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Hundreds call on council to save ‘beating heart of Sandwich’

PUBLISHED: 13:23 24 August 2017 | UPDATED: 14:22 25 August 2017

St Peter's Church in Sandwich

St Peter's Church in Sandwich

Archant

A petition has been launched urging the local authority not to silence the bells of St Peter’s Church during the night

Hundreds of people have signed a petition over fears clock chimes at a Sandwich church which have rang out for centuries could be silenced.

The bells of St Peter’s Church have chimed every quarter-hour for hundreds of years, but following a complaint from one neighbour, the possibility of a ban being imposed during the twilight hours has been raised.

Residents described the church bells as “the beating heart of Sandwich” and quickly made their feelings known, with more than 700 people signing the online petition - which is set to be delivered to Dover District Council leader Paul Watkins - within hours of launching.

Action group, Save The Chimes, said: “Due to a complaint to Dover District Council by one resident, the chimes face being silenced from 11pm until 7am each day, ending centuries of tradition.

“The feeling by the vast majority of Sandwich residents is that this is the ‘thin end of the wedge’ and if the ban is allowed to go through unchallenged, it will begin the erosion of centuries old traditions in our beautiful medieval town.

“We ask that Dover District Council listens to the wishes of the majority of Sandwich residents and allows the chimes to continue as they have done for centuries.”

Back in 2015, then-communities secretary Sir Eric Pickles responded after a number of similar reports appeared in other areas of the country.

He said: “In recent years, too many town halls have been over-zealous in trying to silence church bells and village clocks which have chimed for decades, if not centuries.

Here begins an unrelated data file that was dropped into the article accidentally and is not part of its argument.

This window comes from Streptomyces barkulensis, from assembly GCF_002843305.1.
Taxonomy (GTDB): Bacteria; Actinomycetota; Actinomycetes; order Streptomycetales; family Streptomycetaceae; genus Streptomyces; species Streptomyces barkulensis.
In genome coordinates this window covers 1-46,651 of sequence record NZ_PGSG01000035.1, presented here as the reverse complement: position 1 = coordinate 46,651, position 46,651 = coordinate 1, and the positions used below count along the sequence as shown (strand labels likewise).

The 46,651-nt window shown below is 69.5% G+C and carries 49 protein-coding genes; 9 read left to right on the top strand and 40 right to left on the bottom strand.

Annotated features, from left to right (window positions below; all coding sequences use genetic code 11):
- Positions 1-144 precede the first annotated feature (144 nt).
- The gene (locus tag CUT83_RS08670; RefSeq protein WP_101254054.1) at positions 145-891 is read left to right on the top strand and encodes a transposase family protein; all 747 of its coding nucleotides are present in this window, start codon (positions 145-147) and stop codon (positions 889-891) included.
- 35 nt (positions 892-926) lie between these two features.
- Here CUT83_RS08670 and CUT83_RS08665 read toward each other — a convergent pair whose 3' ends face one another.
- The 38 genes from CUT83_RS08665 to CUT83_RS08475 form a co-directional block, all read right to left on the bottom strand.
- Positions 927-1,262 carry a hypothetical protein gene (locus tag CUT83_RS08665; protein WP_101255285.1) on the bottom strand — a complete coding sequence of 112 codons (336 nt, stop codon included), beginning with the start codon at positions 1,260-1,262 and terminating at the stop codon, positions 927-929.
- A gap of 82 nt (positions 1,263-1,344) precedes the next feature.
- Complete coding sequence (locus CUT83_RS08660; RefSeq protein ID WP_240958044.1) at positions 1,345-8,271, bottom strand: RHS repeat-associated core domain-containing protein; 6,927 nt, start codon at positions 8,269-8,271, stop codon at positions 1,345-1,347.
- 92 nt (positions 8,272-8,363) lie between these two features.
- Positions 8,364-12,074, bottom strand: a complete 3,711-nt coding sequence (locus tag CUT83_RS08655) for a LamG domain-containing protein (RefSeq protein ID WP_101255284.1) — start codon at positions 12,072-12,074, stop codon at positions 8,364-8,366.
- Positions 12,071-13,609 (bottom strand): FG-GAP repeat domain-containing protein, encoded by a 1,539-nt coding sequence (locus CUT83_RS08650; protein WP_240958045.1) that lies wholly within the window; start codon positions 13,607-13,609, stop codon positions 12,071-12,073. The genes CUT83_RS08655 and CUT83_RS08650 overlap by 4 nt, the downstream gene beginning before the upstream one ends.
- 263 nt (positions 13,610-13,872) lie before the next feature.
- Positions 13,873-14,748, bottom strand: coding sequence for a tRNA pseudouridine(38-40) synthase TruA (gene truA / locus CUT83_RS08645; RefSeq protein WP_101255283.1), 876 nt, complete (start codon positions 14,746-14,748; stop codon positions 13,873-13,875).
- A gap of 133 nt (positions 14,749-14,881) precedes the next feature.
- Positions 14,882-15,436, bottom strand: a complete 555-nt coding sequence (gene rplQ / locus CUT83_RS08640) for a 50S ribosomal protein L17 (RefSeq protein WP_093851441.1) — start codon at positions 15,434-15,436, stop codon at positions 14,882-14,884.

“We need some common sense about such long-standing community uses, and recognise such sounds are part of the fabric of Britain’s national life, rather than trying to white-wash all the character out of our heritage in some politically correct, ‘elf and safety purge.

“My department has now issued new, clear guidance to councils that the local character of a place should be taken into account during noise disputes, whilst ensuring councils still have powers to tackle new noise pollution that was never previously there.

“If people don’t like the chime of a church bell that has sounded for centuries, they reflect on whether they want to live next door to a church in the first place, or they should consider the merits of double glazing.”

A DDC spokesman said: “We are aware of this matter. All councils have a statutory duty to investigate noise complaints under the Environmental Protection Act 1990, and we continue to liaise with the relevant parties, including the owners of the building.

“It would not be appropriate to comment further on the details of an ongoing case.”

The petition is available to view here.

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